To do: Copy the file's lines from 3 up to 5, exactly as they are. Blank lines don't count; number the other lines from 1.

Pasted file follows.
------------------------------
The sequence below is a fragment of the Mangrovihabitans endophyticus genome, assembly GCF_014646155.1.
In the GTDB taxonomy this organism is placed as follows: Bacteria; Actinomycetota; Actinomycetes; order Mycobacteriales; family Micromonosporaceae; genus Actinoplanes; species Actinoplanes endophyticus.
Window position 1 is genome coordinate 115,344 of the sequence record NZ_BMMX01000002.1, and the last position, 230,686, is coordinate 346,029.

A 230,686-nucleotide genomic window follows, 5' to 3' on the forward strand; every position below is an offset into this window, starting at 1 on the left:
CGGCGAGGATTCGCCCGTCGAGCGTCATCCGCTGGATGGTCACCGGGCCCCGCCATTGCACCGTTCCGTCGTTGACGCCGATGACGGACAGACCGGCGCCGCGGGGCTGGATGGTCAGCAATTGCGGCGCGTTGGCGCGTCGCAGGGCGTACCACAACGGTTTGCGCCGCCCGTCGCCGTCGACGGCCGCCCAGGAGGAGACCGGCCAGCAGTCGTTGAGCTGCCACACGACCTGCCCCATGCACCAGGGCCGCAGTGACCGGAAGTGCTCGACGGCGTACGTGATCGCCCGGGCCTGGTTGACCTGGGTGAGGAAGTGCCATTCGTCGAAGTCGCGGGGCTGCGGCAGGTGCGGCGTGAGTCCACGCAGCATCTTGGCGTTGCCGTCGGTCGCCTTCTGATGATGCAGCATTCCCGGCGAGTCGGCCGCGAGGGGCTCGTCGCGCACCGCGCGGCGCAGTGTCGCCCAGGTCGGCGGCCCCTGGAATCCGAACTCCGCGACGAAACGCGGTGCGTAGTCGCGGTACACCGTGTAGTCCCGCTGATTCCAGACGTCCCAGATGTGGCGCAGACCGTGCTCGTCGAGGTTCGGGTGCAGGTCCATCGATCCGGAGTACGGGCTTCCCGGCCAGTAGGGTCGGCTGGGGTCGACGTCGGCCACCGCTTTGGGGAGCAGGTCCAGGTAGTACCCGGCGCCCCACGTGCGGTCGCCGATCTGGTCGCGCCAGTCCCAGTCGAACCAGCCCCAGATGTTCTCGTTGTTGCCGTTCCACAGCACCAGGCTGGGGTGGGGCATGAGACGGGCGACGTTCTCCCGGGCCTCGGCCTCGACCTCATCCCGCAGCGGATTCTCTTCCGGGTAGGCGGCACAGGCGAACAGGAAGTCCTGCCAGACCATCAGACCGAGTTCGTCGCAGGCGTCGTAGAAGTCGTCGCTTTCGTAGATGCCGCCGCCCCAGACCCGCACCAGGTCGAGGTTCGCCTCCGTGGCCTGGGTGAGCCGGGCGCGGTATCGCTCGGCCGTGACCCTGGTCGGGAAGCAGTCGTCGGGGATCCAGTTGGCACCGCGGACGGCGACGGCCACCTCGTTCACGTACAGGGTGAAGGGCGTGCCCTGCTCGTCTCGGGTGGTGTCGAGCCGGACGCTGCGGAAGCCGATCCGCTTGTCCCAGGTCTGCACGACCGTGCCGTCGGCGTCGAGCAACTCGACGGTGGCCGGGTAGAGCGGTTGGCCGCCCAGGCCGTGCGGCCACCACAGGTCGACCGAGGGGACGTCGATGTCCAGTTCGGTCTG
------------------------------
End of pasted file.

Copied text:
Window position 1 is genome coordinate 115,344 of the sequence record NZ_BMMX01000002.1, and the last position, 230,686, is coordinate 346,029.

A 230,686-nucleotide genomic window follows, 5' to 3' on the forward strand; every position below is an offset into this window, starting at 1 on the left:
CGGCGAGGATTCGCCCGTCGAGCGTCATCCGCTGGATGGTCACCGGGCCCCGCCATTGCACCGTTCCGTCGTTGACGCCGATGACGGACAGACCGGCGCCGCGGGGCTGGATGGTCAGCAATTGCGGCGCGTTGGCGCGTCGCAGGGCGTACCACAACGGTTTGCGCCGCCCGTCGCCGTCGACGGCCGCCCAGGAGGAGACCGGCCAGCAGTCGTTGAGCTGCCACACGACCTGCCCCATGCACCAGGGCCGCAGTGACCGGAAGTGCTCGACGGCGTACGTGATCGCCCGGGCCTGGTTGACCTGGGTGAGGAAGTGCCATTCGTCGAAGTCGCGGGGCTGCGGCAGGTGCGGCGTGAGTCCACGCAGCATCTTGGCGTTGCCGTCGGTCGCCTTCTGATGATGCAGCATTCCCGGCGAGTCGGCCGCGAGGGGCTCGTCGCGCACCGCGCGGCGCAGTGTCGCCCAGGTCGGCGGCCCCTGGAATCCGAACTCCGCGACGAAACGCGGTGCGTAGTCGCGGTACACCGTGTAGTCCCGCTGATTCCAGACGTCCCAGATGTGGCGCAGACCGTGCTCGTCGAGGTTCGGGTGCAGGTCCATCGATCCGGAGTACGGGCTTCCCGGCCAGTAGGGTCGGCTGGGGTCGACGTCGGCCACCGCTTTGGGGAGCAGGTCCAGGTAGTACCCGGCGCCCCACGTGCGGTCGCCGATCTGGTCGCGCCAGTCCCAGTCGAACCAGCCCCAGATGTTCTCGTTGTTGCCGTTCCACAGCACCAGGCTGGGGTGGGGCATGAGACGGGCGACGTTCTCCCGGGCCTCGGCCTCGACCTCATCCCGCAGCGGATTCTCTTCCGGGTAGGCGGCACAGGCGAACAGGAAGTCCTGCCAGACCATCAGACCGAGTTCGTCGCAGGCGTCGTAGAAGTCGTCGCTTTCGTAGATGCCGCCGCCCCAGACCCGCACCAGGTCGAGGTTCGCCTCCGTGGCCTGGGTGAGCCGGGCGCGGTATCGCTCGGCCGTGACCCTGGTCGGGAAGCAGTCGTCGGGGATCCAGTTGGCACCGCGGACGGCGACGGCCACCTCGTTCACGTACAGGGTGAAGGGCGTGCCCTGCTCGTCTCGGGTGGTGTCGAGCCGGACGCTGCGGAAGCCGATCCGCTTGTCCCAGGTCTGCACGACCGTGCCGTCGGCGTCGAGCAACTCGACGGTGGCCGGGTAGAGCGGTTGGCCGCCCAGGCCGTGCGGCCACCACAGGTCGACCGAGGGGACGTCGATGTCCAGTTCGGTCTG